The target of the 6sigma methodology is to reduce this variance (width of the car) to such an extent that even by mistake it should not cross the customer’s specification (or should not hit the wall of the garage).

Before we work towards reducing the σ, we should know about this monster very well as we will be encountering him at every step during the 6sigma journey.

There are two very important characteristics of any data set

Location and the spread of the data set.

Location represents the point in the data set where there is maximum clustering of the data –> Mean and median.

Spread represents the variability in the data set, there will be some observations that will be above the mean and there will be some that will be below the mean. Standard deviation σ measures the average spread of the data from the mean in either direction of the mean.

Office arrival time for last 5 days with average time are given below, deviation of each observation from the mean is also captured.

Let’s calculate the average deviation

Note that sum of all positive deviations = sum of all negative deviations which indicates that the mean divided the data in two equal halves.

Sum of all deviation itself becomes zero, hence we need some other way to calculate this average deviation about the mean.

In order to circumvent the issue, a very simple idea was used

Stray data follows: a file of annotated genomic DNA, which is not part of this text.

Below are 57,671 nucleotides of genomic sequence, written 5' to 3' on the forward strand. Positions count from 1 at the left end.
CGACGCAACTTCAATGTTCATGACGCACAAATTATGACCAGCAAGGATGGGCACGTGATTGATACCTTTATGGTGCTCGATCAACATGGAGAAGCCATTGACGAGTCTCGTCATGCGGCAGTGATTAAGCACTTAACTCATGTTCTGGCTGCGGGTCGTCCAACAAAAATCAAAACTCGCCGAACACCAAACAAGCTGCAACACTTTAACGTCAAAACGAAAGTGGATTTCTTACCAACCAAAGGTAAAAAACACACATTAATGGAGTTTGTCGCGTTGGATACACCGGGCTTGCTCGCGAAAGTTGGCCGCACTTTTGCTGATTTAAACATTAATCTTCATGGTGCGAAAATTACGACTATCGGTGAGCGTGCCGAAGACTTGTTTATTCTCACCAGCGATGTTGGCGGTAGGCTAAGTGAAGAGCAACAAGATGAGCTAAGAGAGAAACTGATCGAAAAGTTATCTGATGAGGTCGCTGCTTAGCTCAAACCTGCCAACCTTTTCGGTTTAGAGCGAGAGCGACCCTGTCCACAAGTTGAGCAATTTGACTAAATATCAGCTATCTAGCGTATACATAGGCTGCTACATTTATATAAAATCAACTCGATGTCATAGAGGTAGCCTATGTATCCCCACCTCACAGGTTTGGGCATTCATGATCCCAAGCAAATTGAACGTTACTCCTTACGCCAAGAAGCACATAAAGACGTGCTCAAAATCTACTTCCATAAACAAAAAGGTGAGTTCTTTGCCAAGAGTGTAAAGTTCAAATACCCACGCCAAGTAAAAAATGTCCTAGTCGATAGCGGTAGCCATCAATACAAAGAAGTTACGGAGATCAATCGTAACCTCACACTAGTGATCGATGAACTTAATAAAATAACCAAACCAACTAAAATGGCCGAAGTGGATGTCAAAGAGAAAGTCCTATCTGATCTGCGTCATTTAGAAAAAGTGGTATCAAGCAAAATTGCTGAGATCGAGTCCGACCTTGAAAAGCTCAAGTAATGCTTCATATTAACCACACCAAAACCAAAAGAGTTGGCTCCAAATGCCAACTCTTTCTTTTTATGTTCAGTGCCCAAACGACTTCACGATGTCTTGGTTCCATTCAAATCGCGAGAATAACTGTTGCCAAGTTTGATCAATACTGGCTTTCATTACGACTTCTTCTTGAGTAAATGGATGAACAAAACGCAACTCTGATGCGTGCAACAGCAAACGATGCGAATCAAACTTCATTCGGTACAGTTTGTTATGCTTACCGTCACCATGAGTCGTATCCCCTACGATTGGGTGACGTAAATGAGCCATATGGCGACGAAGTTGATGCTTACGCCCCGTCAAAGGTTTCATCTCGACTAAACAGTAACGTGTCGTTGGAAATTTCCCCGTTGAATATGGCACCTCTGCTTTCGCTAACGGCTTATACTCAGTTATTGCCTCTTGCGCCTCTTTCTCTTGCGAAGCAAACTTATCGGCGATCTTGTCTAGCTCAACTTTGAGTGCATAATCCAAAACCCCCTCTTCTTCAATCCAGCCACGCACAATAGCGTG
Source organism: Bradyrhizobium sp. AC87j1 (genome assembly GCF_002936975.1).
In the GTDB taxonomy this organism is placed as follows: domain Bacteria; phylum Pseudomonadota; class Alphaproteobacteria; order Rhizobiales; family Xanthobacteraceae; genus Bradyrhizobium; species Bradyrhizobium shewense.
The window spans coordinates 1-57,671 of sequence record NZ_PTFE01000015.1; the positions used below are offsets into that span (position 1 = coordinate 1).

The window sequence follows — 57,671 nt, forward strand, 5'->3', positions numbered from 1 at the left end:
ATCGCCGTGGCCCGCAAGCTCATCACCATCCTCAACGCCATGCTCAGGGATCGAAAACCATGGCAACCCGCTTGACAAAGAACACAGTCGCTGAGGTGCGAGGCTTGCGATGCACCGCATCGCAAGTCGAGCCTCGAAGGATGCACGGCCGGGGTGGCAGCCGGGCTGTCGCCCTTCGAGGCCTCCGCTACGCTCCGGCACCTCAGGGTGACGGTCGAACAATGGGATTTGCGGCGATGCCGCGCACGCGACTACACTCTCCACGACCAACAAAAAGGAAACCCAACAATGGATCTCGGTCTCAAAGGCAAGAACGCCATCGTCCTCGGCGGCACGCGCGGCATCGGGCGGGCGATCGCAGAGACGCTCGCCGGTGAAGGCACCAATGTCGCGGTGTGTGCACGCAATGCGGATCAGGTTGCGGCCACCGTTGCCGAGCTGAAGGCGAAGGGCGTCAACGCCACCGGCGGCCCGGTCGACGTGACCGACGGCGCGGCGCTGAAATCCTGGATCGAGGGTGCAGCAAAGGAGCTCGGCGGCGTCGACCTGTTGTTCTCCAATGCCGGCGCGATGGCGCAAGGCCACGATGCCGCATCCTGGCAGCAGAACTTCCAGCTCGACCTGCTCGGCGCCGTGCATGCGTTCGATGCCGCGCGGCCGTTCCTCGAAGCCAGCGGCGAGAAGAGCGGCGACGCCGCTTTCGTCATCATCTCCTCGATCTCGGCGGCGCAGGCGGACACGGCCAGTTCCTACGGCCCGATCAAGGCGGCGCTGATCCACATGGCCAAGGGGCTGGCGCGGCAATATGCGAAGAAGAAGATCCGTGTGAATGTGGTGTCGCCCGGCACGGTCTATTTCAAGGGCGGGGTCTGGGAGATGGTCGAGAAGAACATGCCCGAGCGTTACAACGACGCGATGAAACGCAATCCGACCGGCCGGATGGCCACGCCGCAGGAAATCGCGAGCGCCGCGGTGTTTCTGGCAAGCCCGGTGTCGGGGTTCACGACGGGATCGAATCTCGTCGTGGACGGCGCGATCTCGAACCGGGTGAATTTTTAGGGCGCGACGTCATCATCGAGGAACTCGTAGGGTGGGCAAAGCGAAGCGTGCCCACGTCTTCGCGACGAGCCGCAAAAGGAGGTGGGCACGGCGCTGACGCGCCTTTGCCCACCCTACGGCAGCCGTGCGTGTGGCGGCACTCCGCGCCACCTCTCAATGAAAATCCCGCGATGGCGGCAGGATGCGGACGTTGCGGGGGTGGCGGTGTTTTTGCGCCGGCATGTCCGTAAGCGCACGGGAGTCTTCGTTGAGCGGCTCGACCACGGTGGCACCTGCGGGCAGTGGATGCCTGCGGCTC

Square of negative number → positive number → square root of this number → ±parent number

Hence square of all the deviations are calculated and summed-up to give sum of squares (simply SS) [1]. This SS is then divided by total number of observations to give average variance around the mean.[2] The square root of this variance gives standard deviation s, the most common measure of variability.

What it typically means that “on an average data is 7.42 units (= 1 standard deviation ±1σ) in either direction of the mean in the given data set. Mean of the data set is at ZERO standard deviation.

If process a stabilized and normally distributed then following holds true

i.e. 99.7 % of the observation in the data set would be between ±3σ.

Now we can understand whey we have taken 12σ as the width of the garage and 6σ as the width of the car!

The concept of ‘σ’ is the most important concept in understanding 6sigma. If we can understand it, downstream we wouldn’t be having any problem in understanding other topics. At this moment one important point to be noted here is that the calculation of σ depend on the type of data or data distribution we are handling.

Calculation of mean and σ would be different depending on whether we are dealing with normal distribution, binomial distribution, Poisson distribution etc. The importance of this would be realized when we would be studying the various types of control charts. At that time we just have to remember that “we must calculate mean and σ according to the distribution”.

[1] Popularly known as sum of squares, this most widely term used in ANOVA and Regression analysis

[2] SS divided by its degree of freedom → mean sum of squares or MSE, these concepts would appear in ANOVA & Regression analysis.